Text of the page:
SweetSpot: Ben McDonald
- Twenty years ago, Louisiana State's Ben McDonald was roundly hailed as the best college pitching prospect ever; he won 78 major league games before retiring at 30 with a bum shoulder. No one took McDonald's consensus best-ever tag until 2001, when Mark Prior of the University of Southern California was such a steely-eyed, bazooka-armed, strike-throwing machine that he was nicknamed Robopitcher. Prior won 18 games for the Chicago Cubs two years later before an avalanche of injuries left him pitching's Venus de Milo.
Three high school pitchers during this period also were electric enough to prompt best-ever hyperbole: Todd Van Poppel in 1990, Brien Taylor in 1991 and Matt White in 1996. Van Poppel won just 40 games in a meandering career, and Taylor and White descended into the moat of the minor leagues, never to be heard from again.
Strasburg, who turns 21 next month, is in fact the sixth once-in-a-lifetime pitcher of his own short lifetime. But this has barely distracted the raving scouts, whose job is to look forward, not back. This time, they mean it. Really.
• Jonah Keri takes issue with my supposition that Jorge Posada's not going to wind up as a deserving Hall of Famer. Jonah might be right. But I can't see Posada actually getting in. Not unless he gets to 2,000 hits (or very close). If history's any guide, it will take Posada another four seasons to reach 2,000 hits. He turns 38 in August. Does anyone see him playing regularly when he's 42? I don't.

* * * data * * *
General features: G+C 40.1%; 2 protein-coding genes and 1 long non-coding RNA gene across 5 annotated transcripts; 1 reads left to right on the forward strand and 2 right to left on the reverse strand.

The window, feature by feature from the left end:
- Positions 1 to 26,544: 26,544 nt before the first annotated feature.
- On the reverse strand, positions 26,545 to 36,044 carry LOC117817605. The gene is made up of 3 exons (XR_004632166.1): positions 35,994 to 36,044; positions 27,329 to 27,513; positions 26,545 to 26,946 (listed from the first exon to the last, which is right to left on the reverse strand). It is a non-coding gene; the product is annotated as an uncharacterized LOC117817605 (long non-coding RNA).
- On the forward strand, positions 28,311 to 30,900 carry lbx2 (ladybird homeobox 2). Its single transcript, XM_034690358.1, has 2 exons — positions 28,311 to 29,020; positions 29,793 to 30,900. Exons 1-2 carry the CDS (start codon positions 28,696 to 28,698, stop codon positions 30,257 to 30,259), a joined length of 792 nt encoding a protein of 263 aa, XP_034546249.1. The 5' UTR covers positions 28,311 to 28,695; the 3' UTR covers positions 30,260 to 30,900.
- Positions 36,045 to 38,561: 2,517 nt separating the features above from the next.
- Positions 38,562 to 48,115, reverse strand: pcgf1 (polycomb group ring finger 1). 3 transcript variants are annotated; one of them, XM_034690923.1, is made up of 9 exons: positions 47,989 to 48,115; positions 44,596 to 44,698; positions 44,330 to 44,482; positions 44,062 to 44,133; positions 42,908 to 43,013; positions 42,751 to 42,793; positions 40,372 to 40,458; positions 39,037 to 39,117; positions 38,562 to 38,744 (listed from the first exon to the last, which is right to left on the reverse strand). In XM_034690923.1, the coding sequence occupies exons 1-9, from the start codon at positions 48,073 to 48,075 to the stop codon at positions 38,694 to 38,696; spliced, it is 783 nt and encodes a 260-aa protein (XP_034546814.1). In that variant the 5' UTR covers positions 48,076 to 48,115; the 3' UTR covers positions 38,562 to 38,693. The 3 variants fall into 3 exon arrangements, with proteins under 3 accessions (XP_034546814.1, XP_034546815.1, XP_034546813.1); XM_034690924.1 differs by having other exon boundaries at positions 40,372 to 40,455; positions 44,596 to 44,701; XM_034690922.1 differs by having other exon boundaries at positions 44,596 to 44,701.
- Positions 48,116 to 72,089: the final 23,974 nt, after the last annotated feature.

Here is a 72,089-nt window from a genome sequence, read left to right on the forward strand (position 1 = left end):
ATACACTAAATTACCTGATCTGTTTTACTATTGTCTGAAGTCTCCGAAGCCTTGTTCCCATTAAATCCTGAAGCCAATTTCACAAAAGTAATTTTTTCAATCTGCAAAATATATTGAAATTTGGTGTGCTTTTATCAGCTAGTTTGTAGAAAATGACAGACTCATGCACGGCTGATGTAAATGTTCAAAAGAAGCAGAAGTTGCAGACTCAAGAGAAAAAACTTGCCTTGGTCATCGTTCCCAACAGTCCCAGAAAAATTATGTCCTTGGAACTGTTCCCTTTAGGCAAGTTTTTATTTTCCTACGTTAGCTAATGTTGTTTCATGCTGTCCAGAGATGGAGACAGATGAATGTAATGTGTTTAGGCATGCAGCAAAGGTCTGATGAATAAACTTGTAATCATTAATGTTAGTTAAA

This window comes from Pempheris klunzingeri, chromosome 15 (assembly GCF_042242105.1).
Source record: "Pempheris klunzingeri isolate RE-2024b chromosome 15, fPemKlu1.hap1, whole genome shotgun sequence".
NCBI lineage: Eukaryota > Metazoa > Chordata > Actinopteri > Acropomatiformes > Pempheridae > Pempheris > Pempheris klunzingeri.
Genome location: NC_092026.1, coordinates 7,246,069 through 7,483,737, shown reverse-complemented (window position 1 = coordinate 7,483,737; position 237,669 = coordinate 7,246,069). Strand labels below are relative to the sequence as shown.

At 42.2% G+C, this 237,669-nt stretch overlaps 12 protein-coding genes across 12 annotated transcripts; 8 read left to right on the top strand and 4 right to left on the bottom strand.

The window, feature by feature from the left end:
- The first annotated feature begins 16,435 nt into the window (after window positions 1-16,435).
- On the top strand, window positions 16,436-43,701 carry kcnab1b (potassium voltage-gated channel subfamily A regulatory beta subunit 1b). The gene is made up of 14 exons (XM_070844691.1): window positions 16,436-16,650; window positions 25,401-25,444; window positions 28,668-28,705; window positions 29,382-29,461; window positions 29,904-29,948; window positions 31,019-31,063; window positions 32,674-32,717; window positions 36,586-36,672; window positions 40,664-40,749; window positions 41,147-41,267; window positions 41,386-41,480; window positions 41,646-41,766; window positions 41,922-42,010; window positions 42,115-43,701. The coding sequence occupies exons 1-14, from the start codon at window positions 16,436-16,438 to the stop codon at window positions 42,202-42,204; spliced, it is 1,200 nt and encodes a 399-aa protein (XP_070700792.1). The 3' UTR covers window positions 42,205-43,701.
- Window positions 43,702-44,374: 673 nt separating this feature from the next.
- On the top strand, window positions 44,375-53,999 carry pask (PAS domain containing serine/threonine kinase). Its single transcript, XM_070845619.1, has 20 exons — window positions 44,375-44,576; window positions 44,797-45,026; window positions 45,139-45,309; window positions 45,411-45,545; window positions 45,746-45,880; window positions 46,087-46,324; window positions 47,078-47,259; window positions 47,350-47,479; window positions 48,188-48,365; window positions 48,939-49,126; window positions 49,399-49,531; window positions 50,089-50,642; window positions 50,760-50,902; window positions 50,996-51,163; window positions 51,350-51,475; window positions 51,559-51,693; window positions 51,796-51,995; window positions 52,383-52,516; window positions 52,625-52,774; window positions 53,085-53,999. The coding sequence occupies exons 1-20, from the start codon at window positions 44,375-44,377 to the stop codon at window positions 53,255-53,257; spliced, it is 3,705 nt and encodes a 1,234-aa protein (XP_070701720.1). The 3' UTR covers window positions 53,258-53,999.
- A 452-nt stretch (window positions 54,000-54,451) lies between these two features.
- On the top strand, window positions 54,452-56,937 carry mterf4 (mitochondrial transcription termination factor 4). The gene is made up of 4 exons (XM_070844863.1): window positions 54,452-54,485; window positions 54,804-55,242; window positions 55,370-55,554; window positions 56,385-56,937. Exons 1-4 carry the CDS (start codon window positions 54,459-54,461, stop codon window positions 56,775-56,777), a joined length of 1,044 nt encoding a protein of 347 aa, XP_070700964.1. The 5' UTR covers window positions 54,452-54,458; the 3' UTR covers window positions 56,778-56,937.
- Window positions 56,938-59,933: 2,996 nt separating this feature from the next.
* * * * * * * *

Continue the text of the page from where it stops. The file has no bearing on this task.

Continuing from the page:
• Tyler Kepner on the Yankees' next center fielder.
• My favorite ballpark will always be Tiger Stadium. But as Craig writes, it's past time to finish off the old hulk.
• Should baseball teams be permitted to trade -- or even sell -- draft picks? The libertarian in me thinks so. The rest of me doesn't. MLB Insights' rtcampbell agrees with my inner libertarian.
• Lots of good stuff in Bob Nightengale's piece about Ben McDonald and Stephen Strasburg.
• Speaking of Ben McDonald, I saw his last outing before he got drafted, at the College World Series in 1989. His brilliant coach left him in for far too long, as he was obviously laboring; some say McDonald was never the same afterward. I thought of McDonald when I heard about the University of Texas reliever who threw 169 pitches last Saturday night.
What to think about that? According to Bryan Smith, Wood is the Longhorns' No. 1 professional prospect ... but he probably won't be drafted in the first 10 rounds. What is one incredible night against the slight chance to someday make millions in the majors? I don't know. According to Peter King, though, it's because of stories like this that we love sports.